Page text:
• Number – number and place value
  • Number – addition and subtraction
  • Number – multiplication, and division
  • Number – fractions
  • Measurement
  • Geometry – properties of shape
  • Geometry – position and direction

In each topic, teachers will incorporate something new. The problems will be harder to solve in most cases, and there will be new concepts.

UKS2 Year 6 Maths Curriculum

Year 5 is the final year of KS2. It’s slightly different and includes two new areas of study. These areas include;

Ratio and proportion

This is a new topic, but I will mainly use the knowledge of fractions and multiples to solve problems that include unequal sharing and grouping.

Students will also solve calculations and percentage problems on this topic. Students will also learn how to come up with a solution to problems that have relative sizes of two quantities and if the missing value can be found using integer multiplication and division facts.

Algebra

Students also get to learn about algebra for the first time. They will learn to express the missing number problems algebraically and describe linear number sequences and how to generate them along with some simple formulae.

Besides these two topics, students will also extend their knowledge in the other maths topics that they have been covering from Year 4.

How to Support a Child with Autism in the Classroom

Most teachers will tell you that working with a child with autism is a handful, especially when you don’t have the experience and skills to handle and support the student. Children with autism can be disruptive in class. They are easily unravelled and require a lot of attention.

Although the challenges of accommodating children with autism in class are well highlighted, their potential and ability are often overlooked. Children with autism can learn to read at an early age, have exceptional visual thinking and learning and can memorise and grasp information quickly.

With the right environment and support in the classroom, it’s possible to nurture these talents and help children with autism become successful students.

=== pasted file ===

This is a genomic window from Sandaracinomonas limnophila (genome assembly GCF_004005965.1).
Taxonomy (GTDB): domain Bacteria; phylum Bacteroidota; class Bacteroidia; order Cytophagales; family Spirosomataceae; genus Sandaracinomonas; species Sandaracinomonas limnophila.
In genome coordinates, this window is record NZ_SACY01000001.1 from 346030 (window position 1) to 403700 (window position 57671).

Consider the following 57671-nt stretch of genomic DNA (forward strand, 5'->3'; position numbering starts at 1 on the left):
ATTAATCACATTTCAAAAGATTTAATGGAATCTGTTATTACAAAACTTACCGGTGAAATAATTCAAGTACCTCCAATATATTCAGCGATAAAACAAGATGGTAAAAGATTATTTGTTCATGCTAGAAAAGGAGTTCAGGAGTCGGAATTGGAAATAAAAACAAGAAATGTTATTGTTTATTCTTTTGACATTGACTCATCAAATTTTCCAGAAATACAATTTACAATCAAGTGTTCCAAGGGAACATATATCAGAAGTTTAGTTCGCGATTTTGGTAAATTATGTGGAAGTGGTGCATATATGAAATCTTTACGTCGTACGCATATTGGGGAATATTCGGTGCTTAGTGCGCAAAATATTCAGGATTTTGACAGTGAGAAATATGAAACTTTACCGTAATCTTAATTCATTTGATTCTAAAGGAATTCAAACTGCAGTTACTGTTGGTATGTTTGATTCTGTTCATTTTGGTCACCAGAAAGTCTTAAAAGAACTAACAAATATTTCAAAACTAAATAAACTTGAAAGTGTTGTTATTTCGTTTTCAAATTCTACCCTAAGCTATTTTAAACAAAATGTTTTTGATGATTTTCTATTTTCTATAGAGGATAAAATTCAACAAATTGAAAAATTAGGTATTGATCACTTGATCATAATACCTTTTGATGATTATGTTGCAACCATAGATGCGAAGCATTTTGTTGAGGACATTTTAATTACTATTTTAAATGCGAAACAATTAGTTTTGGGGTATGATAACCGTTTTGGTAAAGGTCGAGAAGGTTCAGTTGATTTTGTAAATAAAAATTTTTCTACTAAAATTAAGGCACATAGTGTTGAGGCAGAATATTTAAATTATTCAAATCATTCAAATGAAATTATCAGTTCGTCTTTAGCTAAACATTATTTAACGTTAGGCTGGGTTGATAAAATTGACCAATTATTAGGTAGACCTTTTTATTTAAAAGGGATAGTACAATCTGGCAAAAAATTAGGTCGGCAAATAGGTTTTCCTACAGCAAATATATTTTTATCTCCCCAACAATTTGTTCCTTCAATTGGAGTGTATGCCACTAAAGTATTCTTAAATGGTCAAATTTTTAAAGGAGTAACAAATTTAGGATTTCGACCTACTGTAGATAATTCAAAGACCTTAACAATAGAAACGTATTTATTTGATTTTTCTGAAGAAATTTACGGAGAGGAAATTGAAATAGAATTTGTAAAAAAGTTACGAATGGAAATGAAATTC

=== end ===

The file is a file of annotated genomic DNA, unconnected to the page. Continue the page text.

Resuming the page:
1. Avoid Sensory Overload

Children with autism are easily distracted by fluorescent lights, smells, and noises, making it difficult for them to concentrate.

One of the ways you can support the child in the class is by using cool, calm colours in the class that help create a more relaxing atmosphere suitable for learning. You should also avoid covering the walls with too many posters or other visual aids. Although autistic children learn best visually, having too many items to look at can overwhelm them.

It might even help to have a centre for the student where they can spend time away from all the possible distractions. The less they have around them, the better their attention and chances of learning.

  1. Use visual learning aids

Autistic children learn best through visual aids. Visuals serve as excellent reminders about classroom rules, and where certain things go. They also make excellent learning resources available to the students.

You can also incorporate modelling and pictures, making it easier for the child to understand a concept instead of a lengthy explanation.

  1. Be predictable

Autistic children get easily unsettled. What might seem normal to other students, like having a substitute teacher, might cause autistic students to be anxious.

Being in a predictable environment where the student knows what to expect next is vital for them. The students are less worried or curious about what happens next and can focus better.

Ensure the students have a schedule they can follow. If there are any unpredictable changes, you can use that as a teaching moment to walk the students through how to handle change appropriately.

  1. Treat the students as individuals

You might have several students with autism. Although their educational requirements are similar, each student is still unique, and it’s essential to treat them as such. Treating every student as an individual also models patience, understanding and respect within the classroom and among the exceptional learners.